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After the recent Supreme Court decision stating that gun ownership is an individual right, you'd think that those representing the gun lobby's extreme stance would finally stop attempting to raise the fear in gun owners that common-sense measures to prevent gun injury and death are really just a means to ban all guns. Steve Chapman's column in the July 15 Star Tribune about firearm suicide does not represent the facts. When it comes to suicide, means do matter.
The idea that suicide is not preventable is a destructive myth held by many in the general population that is perpetuated by people with ideological agendas such as Chapman and criminologist Gary Kleck. A well-documented risk factor for death by suicide is access to a lethal means to complete the act. A new website from Harvard University's School of Public Health, www.meansmatter.org, cites current research demonstrating the importance of restricting access to firearms when someone is displaying warning signs of suicide (see www.afsp.org for a list of common warning signs). Indeed, research has shown that a significant number of completed suicides and suicide attempts are impulsive acts that occur when the individual is experiencing a life crisis and that 90 percent of those who survive a suicide attempt do not subsequently go on to die by suicide.
When an impulse to commit suicide is combined with ready access to highly lethal means to act on the impulse, the consequences are likely to be permanent and deadly. Suicide attempts by firearm are highly lethal; more than 90 percent of those who attempt suicide with a firearm die. Time is a key factor in suicide prevention. While some means of suicide such as pills or carbon monoxide allow time for discovery and intervention by family or friends or even for a change of mind and heart by the individual, suicide by firearm does not.
Adolescents are of particular concern in the use of means prevention as a strategy to save lives. The American Association of Suicidology has identified the availability of firearms as a significant factor in observed increases in rates of youth suicide. Most groups focused on suicide prevention note that one of the key risk factors for youth suicide is the presence of firearms in the home. This does not mean that the mere presence of firearms causes someone to attempt suicide. It means that if an adolescent gets the impulse to attempt suicide and a gun is present, it is more likely that he or she will use a gun to complete the suicide. One-third of all adolescents who commit suicide experience a significant crisis on the day they choose to die. Because teenagers' living circumstances, such as family life and school placement, are largely out of their control, they may feel unbearably trapped in difficult and emotionally painful situations. Combine this with the fact that the adolescent brain is less capable than that of an adult to make reasoned decisions and control impulses and it becomes obvious that reducing access to lethal means of suicide, and thereby placing into the equation more time from impulse to action, makes sense.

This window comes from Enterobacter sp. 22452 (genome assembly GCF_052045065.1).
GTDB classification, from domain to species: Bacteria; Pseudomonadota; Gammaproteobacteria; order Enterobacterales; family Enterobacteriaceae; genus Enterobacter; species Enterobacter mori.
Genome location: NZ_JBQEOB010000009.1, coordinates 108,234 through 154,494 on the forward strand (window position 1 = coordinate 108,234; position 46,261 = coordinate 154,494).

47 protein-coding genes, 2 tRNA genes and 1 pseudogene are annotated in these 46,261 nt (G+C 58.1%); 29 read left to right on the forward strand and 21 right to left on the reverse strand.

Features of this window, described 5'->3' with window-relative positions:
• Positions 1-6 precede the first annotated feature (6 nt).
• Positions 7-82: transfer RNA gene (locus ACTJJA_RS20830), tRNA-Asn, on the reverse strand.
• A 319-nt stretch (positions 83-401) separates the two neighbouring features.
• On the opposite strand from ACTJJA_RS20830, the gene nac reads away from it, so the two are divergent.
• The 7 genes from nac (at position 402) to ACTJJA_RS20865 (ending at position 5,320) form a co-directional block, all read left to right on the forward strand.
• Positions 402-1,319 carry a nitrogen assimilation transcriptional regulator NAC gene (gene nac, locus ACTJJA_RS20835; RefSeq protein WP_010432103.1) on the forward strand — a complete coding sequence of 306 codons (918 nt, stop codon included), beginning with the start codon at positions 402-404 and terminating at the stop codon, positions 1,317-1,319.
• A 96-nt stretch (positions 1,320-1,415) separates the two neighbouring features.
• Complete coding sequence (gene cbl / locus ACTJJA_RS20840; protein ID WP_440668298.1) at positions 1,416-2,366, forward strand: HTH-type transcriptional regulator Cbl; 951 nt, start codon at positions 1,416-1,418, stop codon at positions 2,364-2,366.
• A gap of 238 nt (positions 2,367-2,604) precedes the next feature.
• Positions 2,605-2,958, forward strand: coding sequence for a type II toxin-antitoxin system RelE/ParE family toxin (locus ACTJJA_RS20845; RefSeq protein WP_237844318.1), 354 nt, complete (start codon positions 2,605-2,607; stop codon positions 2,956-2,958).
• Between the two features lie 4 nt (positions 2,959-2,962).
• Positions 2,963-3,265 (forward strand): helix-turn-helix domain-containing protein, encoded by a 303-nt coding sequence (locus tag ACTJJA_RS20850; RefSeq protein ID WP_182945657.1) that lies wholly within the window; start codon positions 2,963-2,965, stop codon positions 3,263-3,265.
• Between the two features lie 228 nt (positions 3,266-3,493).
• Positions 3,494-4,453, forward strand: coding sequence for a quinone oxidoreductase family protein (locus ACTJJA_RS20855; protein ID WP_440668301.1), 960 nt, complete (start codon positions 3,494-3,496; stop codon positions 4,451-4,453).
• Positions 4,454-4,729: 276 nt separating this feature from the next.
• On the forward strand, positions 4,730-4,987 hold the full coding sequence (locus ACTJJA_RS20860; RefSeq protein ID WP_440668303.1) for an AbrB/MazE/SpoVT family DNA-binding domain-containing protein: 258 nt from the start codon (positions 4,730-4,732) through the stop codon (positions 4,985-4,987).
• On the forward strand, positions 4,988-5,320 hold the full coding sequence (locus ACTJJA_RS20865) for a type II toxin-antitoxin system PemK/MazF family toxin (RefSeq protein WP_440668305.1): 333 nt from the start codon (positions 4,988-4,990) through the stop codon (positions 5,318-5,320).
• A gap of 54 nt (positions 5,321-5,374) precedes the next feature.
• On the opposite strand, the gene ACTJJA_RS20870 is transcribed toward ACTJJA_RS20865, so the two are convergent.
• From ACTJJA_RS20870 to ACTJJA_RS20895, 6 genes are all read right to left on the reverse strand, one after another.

To support his claim that people who want to die by suicide will do so regardless of what means are available, Chapman cites a "natural experiment" that occurred in Europe 30 to 40 years ago when gas used in households was detoxified. Before that time, one of the more common methods of suicide in Europe was asphyxiation by breathing in the gas from kitchen ovens. Although Chapman states in his column that overall suicide rates did not change following gas detoxification, several research articles published in Great Britain showed, to the contrary, that a dramatic decrease in the overall rate of suicides took place at that time, simply by removing one common means of suicide. This decrease occurred despite rising unemployment, a variable generally found to be associated with suicide rates, during the same period.
None of this is about "banning guns," a phrase that Chapman bandies about as if there was a genuine possibility this could happen. It is about saving lives. If a depressed or potentially suicidal person lives in your home, it is clear that you should remove any guns you have and store them elsewhere, or, at the very least, store them in a gun safe to which the individual does not have access. When an impulse strikes, the more obstacles to overcome and the more time it takes to act on that impulse, the greater the chance that the impulse will disappear and that your loved one will survive to enjoy a long life.
L. Suzanne Fust is a developmental psychologist and the executive director of Citizens for a Safer Minnesota.
The Opinion section is produced by the Editorial Department to foster discussion about key issues. The Editorial Board represents the institutional voice of the Star Tribune and operates independently of the newsroom.